Pioneering UK research reveals structure of key Alzheimer’s protein
By Philip Tubby | Thursday 06 July 2017
Researchers in Cambridge have pioneered the use of advanced electron microscopes to detail the molecular structure of the hallmark Alzheimer’s disease protein, tau. The study, published today (Wednesday 5 July) in the journal Nature, reveals new insights into the properties of this key player in the development of Alzheimer’s and opens the door to new ways to study a host of degenerative brain diseases.
Diseases like Alzheimer’s involve the build-up of abnormally folded proteins that cause damage to nerve cells in the brain. The protein tau typically functions by helping nerve cells maintain their structure but in Alzheimer’s disease tau starts to behave abnormally and strands of tau protein, known as filaments, twist together to form tangles that are a characteristic feature of the disease.
The structure of a protein determines how it behaves and understanding the molecular formation of tau filaments is a key goal of researchers working to understand the processes involved in Alzheimer’s and to design drugs that could help the brain get rid of harmful tau tangles. The particular properties of tau filaments mean that standard techniques used to determine molecular structure haven’t yet been able to provide researchers with a detailed picture of its shape and composition.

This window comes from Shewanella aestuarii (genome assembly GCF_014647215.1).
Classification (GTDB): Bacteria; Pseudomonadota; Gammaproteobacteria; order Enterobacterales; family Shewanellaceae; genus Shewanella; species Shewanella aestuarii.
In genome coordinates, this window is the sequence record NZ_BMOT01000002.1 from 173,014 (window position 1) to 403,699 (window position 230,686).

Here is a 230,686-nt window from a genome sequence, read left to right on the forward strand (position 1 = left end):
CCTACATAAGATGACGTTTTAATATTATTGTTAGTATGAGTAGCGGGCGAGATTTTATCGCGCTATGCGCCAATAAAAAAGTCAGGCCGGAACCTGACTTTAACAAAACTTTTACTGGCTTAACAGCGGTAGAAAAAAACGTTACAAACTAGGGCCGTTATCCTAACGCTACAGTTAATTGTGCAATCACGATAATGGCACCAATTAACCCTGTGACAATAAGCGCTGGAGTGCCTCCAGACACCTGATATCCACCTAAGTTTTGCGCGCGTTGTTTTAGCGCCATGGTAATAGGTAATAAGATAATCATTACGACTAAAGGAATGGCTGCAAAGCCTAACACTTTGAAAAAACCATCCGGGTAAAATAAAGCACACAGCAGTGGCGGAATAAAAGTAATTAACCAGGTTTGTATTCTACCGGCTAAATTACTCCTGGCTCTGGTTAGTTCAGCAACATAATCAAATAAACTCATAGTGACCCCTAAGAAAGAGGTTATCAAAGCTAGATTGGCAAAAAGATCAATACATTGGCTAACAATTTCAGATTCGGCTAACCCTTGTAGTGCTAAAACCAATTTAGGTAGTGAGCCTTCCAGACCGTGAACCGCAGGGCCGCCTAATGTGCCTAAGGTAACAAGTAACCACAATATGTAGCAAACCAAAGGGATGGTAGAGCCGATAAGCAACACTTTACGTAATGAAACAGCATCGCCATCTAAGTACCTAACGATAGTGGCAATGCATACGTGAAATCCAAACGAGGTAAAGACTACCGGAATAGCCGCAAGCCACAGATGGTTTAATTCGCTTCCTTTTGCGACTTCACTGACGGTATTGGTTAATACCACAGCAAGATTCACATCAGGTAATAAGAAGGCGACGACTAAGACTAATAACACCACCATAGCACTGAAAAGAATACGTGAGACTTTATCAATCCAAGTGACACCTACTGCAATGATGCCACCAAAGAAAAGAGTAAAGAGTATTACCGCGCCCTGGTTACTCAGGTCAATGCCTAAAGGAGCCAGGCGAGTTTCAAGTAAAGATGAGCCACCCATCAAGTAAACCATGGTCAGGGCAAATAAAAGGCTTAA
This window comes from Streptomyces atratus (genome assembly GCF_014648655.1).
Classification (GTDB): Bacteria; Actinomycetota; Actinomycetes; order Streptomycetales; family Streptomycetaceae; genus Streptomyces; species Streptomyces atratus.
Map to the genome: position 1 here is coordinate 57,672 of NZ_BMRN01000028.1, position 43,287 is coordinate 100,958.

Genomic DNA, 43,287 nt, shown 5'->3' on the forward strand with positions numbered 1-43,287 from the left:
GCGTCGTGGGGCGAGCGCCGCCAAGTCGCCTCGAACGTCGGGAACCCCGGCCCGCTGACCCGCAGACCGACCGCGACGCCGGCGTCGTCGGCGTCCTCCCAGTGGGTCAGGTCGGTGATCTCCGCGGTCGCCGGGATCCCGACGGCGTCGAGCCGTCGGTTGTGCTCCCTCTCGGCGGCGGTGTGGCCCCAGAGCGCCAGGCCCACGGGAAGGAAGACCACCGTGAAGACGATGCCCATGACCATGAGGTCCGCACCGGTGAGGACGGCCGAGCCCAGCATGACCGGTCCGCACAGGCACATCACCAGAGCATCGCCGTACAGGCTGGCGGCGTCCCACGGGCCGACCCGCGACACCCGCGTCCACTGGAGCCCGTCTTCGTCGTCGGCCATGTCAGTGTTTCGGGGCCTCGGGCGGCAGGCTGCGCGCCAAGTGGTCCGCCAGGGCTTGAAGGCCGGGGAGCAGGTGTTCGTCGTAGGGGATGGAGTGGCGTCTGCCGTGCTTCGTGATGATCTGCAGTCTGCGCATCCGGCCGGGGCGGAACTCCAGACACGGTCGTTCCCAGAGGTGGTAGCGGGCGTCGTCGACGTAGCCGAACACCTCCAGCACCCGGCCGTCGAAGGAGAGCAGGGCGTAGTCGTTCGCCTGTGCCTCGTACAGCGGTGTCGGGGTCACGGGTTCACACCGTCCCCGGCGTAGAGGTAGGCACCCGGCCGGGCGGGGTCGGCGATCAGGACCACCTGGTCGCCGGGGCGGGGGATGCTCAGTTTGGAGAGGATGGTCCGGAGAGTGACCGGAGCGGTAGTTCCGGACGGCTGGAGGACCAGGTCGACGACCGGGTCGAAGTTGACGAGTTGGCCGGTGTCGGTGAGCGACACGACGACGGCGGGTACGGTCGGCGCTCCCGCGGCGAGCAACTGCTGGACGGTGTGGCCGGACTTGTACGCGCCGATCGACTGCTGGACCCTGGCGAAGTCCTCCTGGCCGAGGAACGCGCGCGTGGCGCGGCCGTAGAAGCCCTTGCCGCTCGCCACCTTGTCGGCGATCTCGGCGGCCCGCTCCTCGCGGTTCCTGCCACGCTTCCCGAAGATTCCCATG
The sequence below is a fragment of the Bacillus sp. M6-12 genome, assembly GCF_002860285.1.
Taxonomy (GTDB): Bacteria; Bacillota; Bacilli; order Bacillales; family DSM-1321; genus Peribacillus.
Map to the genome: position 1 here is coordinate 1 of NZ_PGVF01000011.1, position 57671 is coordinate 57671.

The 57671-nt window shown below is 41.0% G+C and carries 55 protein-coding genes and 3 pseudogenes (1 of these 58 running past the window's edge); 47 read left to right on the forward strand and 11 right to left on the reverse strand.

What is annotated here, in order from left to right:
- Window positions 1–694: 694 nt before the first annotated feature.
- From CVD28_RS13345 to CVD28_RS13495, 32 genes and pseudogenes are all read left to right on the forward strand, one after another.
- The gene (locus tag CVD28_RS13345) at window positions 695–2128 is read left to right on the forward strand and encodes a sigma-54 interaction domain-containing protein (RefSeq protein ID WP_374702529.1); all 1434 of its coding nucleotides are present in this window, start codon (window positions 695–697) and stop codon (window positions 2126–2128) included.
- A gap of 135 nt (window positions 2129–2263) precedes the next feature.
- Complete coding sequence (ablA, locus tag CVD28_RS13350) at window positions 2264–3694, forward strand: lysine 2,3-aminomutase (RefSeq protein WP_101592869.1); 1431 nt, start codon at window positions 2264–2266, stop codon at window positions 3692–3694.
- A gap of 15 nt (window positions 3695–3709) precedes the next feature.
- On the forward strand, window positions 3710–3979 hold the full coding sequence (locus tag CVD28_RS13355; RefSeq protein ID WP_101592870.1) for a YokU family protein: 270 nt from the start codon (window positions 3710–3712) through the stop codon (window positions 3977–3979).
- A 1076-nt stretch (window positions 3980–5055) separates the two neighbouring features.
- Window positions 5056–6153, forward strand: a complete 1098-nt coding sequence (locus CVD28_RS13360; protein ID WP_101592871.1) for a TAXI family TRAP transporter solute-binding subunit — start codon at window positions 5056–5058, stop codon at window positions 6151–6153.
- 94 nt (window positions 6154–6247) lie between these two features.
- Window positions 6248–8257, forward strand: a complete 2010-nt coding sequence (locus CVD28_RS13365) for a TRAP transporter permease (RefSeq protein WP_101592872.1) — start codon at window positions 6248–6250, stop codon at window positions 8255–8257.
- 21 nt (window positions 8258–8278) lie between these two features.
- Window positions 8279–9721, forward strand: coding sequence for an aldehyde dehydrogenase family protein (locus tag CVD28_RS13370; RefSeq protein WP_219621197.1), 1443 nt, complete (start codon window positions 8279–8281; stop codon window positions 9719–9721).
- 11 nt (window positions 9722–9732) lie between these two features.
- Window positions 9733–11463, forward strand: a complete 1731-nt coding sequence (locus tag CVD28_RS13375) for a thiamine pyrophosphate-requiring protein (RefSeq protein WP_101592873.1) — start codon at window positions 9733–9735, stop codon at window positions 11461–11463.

In this study, researchers used a technique called cryo-EM (electron microscopy) that involves rapidly cooling a sample of protein to sub-zero temperatures. With the structure firmly fixed in place, scientists then bounce a stream of electrons off the sample to reveal its shape. The team used this method to analyse a sample of tau collected from the brain of a person who died with Alzheimer’s disease and donated her brain to research.
The technique allowed researchers to provide a detailed description of the structure of tau filaments, which will be important in understanding why they form in the brain and open up new avenues of research for scientists working on diseases that involve abnormally folded proteins.
Dr Rosa Sancho, Head of Research at Alzheimer’s Research UK, said:
“A build up of tau protein is a feature of a number of different degenerative brain diseases, and this work could help to answer key questions about why it starts to behave unusually and how it leads to such a wide variety of conditions. As well as improving our understanding of diseases like Alzheimer’s, knowing the precise structure of tau will help inform research into new treatments. Drugs that could clear away clumps of protein in the brain are a key goal for researchers, but to directly affect these proteins, molecules that make up a drug need to latch on and bind to their surface. Knowing the precise shape of these complex protein structures is enormously valuable in guiding the development of targeted drugs.
“Technological advances combined with the ingenuity of researchers like this team in Cambridge, are constantly pushing back the frontiers of our understanding of the diseases that cause dementia. The findings in this study represent an important step forward in the way we can study and understand proteins that are thought to be among the chief culprits in diseases like Alzheimer’s.”